Unscrupulous pain clincis give good doctors a bad rap

Aug 10 2011 - 3:41pm

KNOXVILLE, Tenn. -- For years, pain clinics that knowingly overprescribe highly addictive painkillers were allowed to operate in Florida, attracting addicts and drug dealers alike, lawmakers, police and pain management specialists say.

But since October, when the Sunshine State began cracking down on such pill mills, clinic operators have crossed the border into other Southeastern states. In East Tennessee, storefront pain clinics have increasingly popped up because of lax state laws and a high demand for painkillers, said state Rep. Bob Ramsey.

"There's been a migration that tends to ebb and flow based on law enforcement in these other states," said Ramsey, a Republican.

Tennessee has taken steps to toughen oversight of pain clinics. A new law, co-sponsored by Ramsey, passed this year aimed at restricting ownership and requiring certification. Detailed rules are due by October from the Department of Health and various licensing boards.

The state already maintains a controlled-substance monitoring database, which is credited with reducing the number of narcotics being dispensed by 10 percent since 2008.

Dr. Joe Browder, of Pain Consultants of East Tennessee, welcomes the effort to close down pill mills. "It's a start," he said..

When he began practicing pain management in 1992, it was a new medical specialty. Research during the 1990s and early 2000s indicated the use of pain pills was safe and effective. "When OxyContin first came out, it was marketed as ... a completely safe medicine," Browder said.

In recent years, clinics specializing in pain treatment have opened. Now, when a patient requires more medication than the primary care or referring doctor wants to prescribe or can monitor, the patient is typically sent to a pain clinic.

The Tennessee Board of Medical Examiners' website outlines a nine-step process for providers who prescribe controlled substances, but compliance varies.

"It's a basic guideline back from '95 on how you should do it. Some practices are not even halfway following it," Browder said.

The pill mill phenomenon exploded over the last three or four years as more providers sought big money in what has been an unregulated industry. Recently, states begin to craft laws that toughen oversight of pain clinics.

"There are some people who don't understand at all the damage these medications can do, and there are those who don't care. For $1 million a year, it's easy to not care," Browder said.

If a clinic sees 30 patients per day at a cost of $300 each, it's generating nearly $10,000 daily, or about $2.2 million annually under a standard work year.

"The cash rewards are tremendous to prostitute your medical license for this type of pill-mill practice," Browder said.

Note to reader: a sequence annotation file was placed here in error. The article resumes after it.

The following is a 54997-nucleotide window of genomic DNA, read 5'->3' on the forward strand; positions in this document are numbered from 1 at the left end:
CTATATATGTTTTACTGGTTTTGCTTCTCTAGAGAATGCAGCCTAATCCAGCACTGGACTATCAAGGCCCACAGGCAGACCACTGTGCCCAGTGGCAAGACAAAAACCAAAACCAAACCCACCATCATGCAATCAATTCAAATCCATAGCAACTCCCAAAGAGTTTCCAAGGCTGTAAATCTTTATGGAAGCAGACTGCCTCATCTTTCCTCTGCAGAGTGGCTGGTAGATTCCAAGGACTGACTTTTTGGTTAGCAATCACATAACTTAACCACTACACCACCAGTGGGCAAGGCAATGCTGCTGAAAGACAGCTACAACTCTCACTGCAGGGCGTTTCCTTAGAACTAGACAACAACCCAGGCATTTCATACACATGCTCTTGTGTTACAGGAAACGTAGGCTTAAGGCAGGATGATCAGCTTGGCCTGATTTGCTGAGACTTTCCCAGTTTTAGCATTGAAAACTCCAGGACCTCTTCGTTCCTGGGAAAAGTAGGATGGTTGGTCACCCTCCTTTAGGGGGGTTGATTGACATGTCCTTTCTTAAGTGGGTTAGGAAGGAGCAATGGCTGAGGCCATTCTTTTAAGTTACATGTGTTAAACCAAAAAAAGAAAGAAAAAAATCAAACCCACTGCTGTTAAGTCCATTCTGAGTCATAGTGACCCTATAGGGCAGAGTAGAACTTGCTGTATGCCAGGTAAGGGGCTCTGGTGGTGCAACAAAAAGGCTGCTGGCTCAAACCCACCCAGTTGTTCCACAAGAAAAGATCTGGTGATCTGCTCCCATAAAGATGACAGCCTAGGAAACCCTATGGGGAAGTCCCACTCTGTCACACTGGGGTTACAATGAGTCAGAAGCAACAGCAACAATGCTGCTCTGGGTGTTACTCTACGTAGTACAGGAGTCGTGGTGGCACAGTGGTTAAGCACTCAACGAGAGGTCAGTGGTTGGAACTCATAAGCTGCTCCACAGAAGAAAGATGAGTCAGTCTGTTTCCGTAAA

Meanwhile, an enterprising patient with a 90-count supply of 40 milligram Oxycodone can sell the drug for $1 a milligram, or $3,600. Subtract the $300 clinic visit and $600 to get the prescription filled and the patient can pocket around $2,700 in profit.

"It's very tempting for people to get into that business and even if they get shut down, as long as they don't go to jail, they'll just pop up somewhere else," said Dr. Christopher Vinsant, medical director at Mercy Pain Management in Knoxville, Tenn.

Vinsant said reputable clinics first try to alleviate pain through methods such as procedures, physical therapy, psychological evaluations and non-narcotic medication.

Still, questionable operators have elicited a negative connotation for all pain clinics.

"The illegitimate practices have tainted the entire specialty," Browder said, "and it really makes me sad that what I do is hard to separate from the profiteers out there who are using it as way to make money and not to be a physician."

Earlier this year, Browder spent several days in Nashville lobbying for new legislation regulating pain clinics. The bill, signed into law May 31, takes effect Jan. 1.

Rules governing pain clinics must be established within the next two months. Among the requirements: A pain clinic must have state certification. Its owner can't have a felony or misdemeanor conviction related to the distribution of illegal prescription drugs or controlled substances. Pain clinics also won't be allowed to operate on a cash-only basis.

Currently, pain clinics are not required to register with the state. Pain clinics owned by a physician also are not required to have a business license.

Tennessee does require pharmacists and health care providers to report controlled substance transactions twice monthly. The information, put into a searchable database, helps monitor patient drug habits.

(Contact Carly Harrington of The Knoxville (Tenn.) News Sentinel at harrington@knoxvillebiz.com.)


From Around the Web